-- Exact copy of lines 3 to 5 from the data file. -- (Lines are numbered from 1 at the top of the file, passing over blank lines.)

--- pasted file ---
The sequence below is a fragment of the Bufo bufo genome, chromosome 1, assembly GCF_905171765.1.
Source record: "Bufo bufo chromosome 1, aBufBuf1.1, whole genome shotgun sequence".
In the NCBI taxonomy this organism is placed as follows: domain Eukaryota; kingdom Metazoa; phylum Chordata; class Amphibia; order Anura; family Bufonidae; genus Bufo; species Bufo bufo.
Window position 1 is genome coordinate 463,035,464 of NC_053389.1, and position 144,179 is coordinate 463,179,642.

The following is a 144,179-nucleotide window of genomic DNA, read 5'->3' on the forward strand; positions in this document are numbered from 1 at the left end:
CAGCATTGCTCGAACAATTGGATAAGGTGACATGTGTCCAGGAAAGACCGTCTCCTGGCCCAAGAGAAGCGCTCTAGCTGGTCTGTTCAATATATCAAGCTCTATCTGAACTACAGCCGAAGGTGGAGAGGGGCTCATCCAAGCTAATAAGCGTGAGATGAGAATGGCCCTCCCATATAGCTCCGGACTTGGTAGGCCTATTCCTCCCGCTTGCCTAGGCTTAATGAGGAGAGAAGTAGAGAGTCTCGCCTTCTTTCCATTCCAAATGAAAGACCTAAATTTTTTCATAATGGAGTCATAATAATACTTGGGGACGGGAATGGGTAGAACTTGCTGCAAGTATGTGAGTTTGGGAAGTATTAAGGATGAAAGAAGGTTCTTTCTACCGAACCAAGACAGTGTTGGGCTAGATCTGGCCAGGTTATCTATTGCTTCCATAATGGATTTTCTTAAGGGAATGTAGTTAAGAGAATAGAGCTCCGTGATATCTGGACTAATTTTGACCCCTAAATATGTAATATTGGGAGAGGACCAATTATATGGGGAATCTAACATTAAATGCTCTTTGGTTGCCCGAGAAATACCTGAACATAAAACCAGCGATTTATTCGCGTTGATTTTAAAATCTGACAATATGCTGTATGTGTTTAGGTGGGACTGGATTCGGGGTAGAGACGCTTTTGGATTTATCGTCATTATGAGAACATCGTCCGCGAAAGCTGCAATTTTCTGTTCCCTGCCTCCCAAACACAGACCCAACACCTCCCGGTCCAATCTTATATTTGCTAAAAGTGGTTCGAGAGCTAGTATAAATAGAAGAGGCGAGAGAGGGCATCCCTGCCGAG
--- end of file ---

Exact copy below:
In the NCBI taxonomy this organism is placed as follows: domain Eukaryota; kingdom Metazoa; phylum Chordata; class Amphibia; order Anura; family Bufonidae; genus Bufo; species Bufo bufo.
Window position 1 is genome coordinate 463,035,464 of NC_053389.1, and position 144,179 is coordinate 463,179,642.

The following is a 144,179-nucleotide window of genomic DNA, read 5'->3' on the forward strand; positions in this document are numbered from 1 at the left end: